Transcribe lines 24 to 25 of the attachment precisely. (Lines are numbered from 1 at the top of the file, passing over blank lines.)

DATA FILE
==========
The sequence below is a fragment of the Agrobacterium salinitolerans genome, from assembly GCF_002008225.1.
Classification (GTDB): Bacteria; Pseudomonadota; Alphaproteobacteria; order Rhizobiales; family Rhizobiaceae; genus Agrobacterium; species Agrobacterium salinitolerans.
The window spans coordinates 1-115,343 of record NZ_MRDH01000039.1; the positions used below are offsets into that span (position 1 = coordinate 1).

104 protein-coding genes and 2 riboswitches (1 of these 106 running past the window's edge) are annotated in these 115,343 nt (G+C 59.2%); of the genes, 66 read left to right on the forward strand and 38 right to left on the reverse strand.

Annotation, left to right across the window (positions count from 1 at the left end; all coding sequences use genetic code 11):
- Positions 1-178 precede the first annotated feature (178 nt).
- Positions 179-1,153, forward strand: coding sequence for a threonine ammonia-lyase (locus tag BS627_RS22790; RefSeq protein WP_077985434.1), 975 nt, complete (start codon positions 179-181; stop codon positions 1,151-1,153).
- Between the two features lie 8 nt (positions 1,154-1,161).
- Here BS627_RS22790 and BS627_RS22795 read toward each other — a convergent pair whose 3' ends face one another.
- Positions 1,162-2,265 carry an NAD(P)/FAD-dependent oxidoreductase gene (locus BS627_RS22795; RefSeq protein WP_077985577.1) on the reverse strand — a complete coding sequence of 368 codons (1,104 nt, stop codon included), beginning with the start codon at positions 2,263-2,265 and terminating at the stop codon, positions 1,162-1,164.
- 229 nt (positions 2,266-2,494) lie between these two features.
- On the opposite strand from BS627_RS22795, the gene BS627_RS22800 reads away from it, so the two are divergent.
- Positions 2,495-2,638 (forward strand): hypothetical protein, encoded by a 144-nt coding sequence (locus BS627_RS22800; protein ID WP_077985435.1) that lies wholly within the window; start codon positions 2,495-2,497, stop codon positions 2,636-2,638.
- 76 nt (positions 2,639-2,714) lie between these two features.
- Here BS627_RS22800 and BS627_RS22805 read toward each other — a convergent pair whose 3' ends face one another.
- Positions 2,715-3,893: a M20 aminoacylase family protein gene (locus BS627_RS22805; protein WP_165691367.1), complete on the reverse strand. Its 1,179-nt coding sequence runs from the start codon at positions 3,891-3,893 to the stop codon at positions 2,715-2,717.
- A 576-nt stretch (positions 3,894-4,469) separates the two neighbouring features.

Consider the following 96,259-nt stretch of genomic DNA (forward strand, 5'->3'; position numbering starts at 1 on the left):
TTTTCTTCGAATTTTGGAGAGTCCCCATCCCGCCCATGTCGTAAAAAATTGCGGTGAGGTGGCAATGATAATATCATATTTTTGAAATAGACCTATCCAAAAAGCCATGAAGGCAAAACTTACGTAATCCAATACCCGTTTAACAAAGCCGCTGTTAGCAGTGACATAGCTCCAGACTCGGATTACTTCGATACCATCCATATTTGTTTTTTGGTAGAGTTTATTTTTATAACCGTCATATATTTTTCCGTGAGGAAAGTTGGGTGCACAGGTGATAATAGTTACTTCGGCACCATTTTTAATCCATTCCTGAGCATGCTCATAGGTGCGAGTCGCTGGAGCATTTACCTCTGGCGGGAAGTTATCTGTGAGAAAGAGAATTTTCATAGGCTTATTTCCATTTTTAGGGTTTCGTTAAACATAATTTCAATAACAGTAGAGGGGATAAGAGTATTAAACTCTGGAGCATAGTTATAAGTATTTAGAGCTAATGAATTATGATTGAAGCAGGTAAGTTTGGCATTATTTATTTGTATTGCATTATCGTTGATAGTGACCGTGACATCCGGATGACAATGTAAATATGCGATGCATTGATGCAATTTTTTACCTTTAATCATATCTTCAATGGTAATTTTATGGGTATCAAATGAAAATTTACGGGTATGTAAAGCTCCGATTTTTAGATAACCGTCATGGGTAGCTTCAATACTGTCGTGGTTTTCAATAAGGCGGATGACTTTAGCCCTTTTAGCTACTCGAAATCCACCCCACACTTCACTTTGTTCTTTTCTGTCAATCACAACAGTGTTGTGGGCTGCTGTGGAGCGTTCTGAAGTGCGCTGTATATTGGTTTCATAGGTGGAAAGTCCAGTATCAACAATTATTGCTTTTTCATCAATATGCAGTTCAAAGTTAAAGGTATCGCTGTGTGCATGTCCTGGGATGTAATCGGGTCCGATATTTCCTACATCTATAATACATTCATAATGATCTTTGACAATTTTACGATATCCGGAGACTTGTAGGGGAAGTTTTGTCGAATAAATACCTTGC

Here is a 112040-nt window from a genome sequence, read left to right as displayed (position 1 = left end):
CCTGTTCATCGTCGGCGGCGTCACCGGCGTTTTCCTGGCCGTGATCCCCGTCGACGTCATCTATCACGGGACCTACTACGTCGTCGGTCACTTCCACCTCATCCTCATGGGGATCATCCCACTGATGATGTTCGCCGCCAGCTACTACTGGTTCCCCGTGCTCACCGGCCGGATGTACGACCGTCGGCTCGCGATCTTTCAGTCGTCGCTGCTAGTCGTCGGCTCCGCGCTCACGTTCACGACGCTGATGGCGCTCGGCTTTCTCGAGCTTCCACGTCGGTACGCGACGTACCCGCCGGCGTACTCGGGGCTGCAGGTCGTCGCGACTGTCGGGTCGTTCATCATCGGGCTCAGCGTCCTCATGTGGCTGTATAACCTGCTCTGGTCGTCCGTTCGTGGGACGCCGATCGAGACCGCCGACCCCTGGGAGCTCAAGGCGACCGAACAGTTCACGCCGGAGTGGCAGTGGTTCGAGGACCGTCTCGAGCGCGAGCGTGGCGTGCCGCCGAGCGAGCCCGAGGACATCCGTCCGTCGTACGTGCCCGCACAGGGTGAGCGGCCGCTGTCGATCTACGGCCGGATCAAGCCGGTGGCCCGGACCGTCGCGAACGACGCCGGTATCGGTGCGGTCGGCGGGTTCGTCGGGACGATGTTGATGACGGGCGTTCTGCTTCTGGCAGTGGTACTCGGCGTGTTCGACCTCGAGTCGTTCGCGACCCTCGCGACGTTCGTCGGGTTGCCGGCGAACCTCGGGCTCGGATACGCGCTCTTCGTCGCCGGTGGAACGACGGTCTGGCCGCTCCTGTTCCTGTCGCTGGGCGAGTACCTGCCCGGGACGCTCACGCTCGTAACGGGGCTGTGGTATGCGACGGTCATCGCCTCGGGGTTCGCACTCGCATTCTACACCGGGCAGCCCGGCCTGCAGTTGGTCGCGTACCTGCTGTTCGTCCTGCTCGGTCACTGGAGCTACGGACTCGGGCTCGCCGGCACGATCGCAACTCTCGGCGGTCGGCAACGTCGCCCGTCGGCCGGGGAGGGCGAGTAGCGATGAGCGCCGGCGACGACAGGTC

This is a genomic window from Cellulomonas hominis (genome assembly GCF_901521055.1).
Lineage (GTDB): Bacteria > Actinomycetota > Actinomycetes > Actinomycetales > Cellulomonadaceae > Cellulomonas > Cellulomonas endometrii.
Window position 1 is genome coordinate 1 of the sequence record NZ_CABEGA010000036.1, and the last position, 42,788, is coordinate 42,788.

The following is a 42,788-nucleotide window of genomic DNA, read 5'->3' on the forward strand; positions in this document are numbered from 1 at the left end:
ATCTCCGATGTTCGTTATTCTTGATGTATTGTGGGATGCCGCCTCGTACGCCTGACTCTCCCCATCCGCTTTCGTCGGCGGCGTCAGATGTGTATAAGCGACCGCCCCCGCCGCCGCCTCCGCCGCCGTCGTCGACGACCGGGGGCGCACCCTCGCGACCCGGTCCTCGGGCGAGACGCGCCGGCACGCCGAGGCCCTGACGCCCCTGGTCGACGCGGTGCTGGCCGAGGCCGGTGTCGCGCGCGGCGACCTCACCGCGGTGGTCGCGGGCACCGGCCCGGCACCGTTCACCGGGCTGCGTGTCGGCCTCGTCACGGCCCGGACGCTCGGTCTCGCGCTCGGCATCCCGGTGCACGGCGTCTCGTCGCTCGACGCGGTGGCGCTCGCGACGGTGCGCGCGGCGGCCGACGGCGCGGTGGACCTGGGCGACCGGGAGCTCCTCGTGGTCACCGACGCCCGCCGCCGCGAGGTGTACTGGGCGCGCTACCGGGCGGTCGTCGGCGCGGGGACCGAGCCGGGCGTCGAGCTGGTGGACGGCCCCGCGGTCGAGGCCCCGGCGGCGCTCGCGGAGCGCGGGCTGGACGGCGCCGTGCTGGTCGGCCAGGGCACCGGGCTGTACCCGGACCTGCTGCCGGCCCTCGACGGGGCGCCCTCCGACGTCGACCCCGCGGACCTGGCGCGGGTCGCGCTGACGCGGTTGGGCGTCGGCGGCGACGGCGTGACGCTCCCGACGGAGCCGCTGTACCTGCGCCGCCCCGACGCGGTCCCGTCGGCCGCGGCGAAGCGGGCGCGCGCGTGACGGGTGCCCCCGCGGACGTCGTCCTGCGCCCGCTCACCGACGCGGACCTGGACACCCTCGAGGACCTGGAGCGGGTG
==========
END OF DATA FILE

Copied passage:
Window position 1 is genome coordinate 1 of the sequence record NZ_CABEGA010000036.1, and the last position, 42,788, is coordinate 42,788.

The following is a 42,788-nucleotide window of genomic DNA, read 5'->3' on the forward strand; positions in this document are numbered from 1 at the left end: